Introduction Theoretical and practical issues

2 Data and method of analysis

We have data for all women born in 1950 or later who have been recorded as domiciled in Sweden at least some time during the years 1985 through 1997. The records have been extracted from a number of databases in Statistics Sweden and linked by means of the person number assigned to each individual. The set contains the date of birth of the woman herself, dates of all her births, and additionally

  • her country of birth and possible dates of immigration and emigration;
  • a record of the municipality (kommun) she lived in at the end of each relevant calendar year;
  • her income earned from work in corresponding years, including any amounts of sickness compensation; and
  • any unemployment benefits and educational grants and loans from public sources.
  • We have additional information about the employment situation in our women's home municipalities. For a population of some 8.8 million, Sweden has 288 municipalities, and for our purposes, that is the smallest statistical unit we can get data for.

    In most of our analysis we have used hazard regression. This is now commonplace in studies of the simultaneous impact of several factors on individual behavior that evolves over time, based on event-history data subject to possible censoring before the occurrence of the event in question. The method allows us to include both determinants that are constant and others that may change over the life segment studied. In our case, the event is a woman's first birth. Our time-varying determinants include individual-level covariates like her annual income, and contextual variables such as the labor-market situation that people in her home municipality face. We will describe our covariates further as our account proceeds.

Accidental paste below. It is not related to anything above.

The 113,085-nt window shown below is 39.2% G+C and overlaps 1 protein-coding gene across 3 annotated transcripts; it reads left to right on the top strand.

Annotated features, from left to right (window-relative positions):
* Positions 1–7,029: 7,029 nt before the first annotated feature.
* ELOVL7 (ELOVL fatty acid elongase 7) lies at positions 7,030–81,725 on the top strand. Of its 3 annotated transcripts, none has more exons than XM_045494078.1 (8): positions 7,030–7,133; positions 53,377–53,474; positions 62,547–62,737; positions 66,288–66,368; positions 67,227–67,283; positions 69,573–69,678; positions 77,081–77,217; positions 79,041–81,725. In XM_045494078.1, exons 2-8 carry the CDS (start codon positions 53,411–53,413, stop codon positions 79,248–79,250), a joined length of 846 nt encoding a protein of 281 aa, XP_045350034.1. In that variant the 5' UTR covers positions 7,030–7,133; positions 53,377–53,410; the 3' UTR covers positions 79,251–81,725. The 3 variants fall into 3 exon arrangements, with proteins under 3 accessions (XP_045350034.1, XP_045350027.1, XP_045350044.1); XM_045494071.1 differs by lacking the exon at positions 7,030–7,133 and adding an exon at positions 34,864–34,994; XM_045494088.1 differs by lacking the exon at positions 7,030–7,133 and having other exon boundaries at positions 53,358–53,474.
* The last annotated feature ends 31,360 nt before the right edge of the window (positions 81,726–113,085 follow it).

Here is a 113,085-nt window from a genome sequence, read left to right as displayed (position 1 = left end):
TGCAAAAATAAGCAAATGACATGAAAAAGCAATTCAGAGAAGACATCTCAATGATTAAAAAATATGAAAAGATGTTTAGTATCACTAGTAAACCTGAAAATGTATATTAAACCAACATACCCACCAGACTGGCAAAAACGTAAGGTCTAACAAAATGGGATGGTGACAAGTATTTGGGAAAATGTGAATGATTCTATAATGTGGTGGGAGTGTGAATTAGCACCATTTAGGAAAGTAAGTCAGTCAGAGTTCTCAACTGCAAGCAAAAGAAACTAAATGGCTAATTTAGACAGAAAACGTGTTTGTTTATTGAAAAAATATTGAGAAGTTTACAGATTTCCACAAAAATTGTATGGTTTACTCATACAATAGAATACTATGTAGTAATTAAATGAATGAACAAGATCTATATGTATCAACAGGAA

Introduction Theoretical and practical issues

    logo70.gif (2450 bytes)

    Entry into motherhood in Sweden:
    the influence of economic factors on the rise and fall in fertility, 1986-1997

    Britta Hoem
    © 2000 Max-Planck-Gesellschaft ISSN 1435-9871
    http://www.demographic-research.org/Volumes/Vol2/4